Satya Nadella and Stephen Elop
Microsoft today shuffled its executive ranks, giving Windows chief Terry Myerson more responsibilities and casting out former Nokia CEO Stephen Elop.
The Redmond, Wash. firm also pared the number of major engineering divisions from four to three.
CEO Satya Nadella broke the news Wednesday, with Microsoft issuing both a statement and the email Nadella sent to employees.
"To better align our capabilities and, ultimately, deliver better products and services our customers love at a more rapid pace, I have decided to organize our engineering effort into three groups that work together to deliver on our strategy and ambitions," Nadella said in the email.
Two of the three groups existed prior: Cloud & Enterprise (C+E), led by 18-year veteran Scott Guthrie, and Applications & Services (ASG), headed by Qi Lu. Guthrie's group is getting Dynamics, Microsoft's customer relationship management (CRM) and and enterprise resource planning (ERP) software, which previously was in its own oddball division.
Terry Myerson, who previously directed the Operating System group, will continue to do that while also picking up the Devices team, which Elop had run since his return to Microsoft after the $7.9 billion Nokia acquisition finalized last year. Former CEO Steve Ballmer did the deal just months before he stepped down.
Myerson's new group, a mash of his OS team and Elop's Devices division, will be called "Windows and Devices Group," or WDG for short.
Nadella touted the combination of OS and devices. "This new team brings together all the engineering capability required to drive breakthrough innovations that will propel the Windows ecosystem forward," he said. "This enables us to create new categories while generating enthusiasm and demand for Windows broadly."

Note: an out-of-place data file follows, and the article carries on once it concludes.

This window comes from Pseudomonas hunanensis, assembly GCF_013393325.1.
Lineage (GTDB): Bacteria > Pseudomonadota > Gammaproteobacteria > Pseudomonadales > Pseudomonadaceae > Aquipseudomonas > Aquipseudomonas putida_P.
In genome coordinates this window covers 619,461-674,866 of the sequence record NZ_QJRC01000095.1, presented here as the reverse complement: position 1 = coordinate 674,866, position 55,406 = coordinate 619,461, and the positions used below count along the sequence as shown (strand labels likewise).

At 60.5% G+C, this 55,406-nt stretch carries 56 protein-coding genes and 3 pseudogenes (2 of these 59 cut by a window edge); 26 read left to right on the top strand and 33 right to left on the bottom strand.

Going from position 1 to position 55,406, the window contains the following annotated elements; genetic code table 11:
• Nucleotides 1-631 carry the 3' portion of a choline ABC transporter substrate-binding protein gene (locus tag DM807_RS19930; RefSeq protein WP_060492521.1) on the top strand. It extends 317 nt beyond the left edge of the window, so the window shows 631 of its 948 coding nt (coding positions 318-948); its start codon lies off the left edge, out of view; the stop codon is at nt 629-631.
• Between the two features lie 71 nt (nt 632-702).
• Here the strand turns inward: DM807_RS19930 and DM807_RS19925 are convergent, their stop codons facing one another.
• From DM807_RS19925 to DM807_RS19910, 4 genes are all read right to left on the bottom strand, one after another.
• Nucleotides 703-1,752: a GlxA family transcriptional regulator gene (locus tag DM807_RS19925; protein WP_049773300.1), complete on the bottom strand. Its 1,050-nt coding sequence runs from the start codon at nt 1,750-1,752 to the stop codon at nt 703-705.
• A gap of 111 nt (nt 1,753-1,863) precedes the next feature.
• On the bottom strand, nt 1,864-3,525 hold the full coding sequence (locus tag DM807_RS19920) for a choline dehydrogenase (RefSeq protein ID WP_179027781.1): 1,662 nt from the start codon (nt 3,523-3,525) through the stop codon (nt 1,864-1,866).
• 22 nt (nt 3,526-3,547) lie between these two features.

The creation of Myerson's WDG was a return to how Microsoft organized its engineering efforts immediately after the mid-2012 launch of its Surface and Surface Pro tablets, the company's first-ever personal computer. Then, Julie Larson-Green, who was later shunted to a different role after Elop came aboard, ran the engineering of Microsoft's OSes and its hardware.
"That's a massive group," said Patrick Moorhead, principal analyst at Moor Insights & Strategy, in an interview today. "I think it might almost be too big to manage."
But Rob Helm, an analyst at Directions on Microsoft, saw it differently. "I think this underlines the fact that Microsoft's hardware business is going to be the first and best customer of Windows," Helm said.
Moorhead viewed the rearrangement of executives' chairs as a continuation of the massive reorganization that Ballmer instituted in July 2013. The then-CEO called it "One Microsoft," and touted it as an efficiency move that would make the firm nimbler in a market quickly skewing towards mobile, which Microsoft has largely missed.
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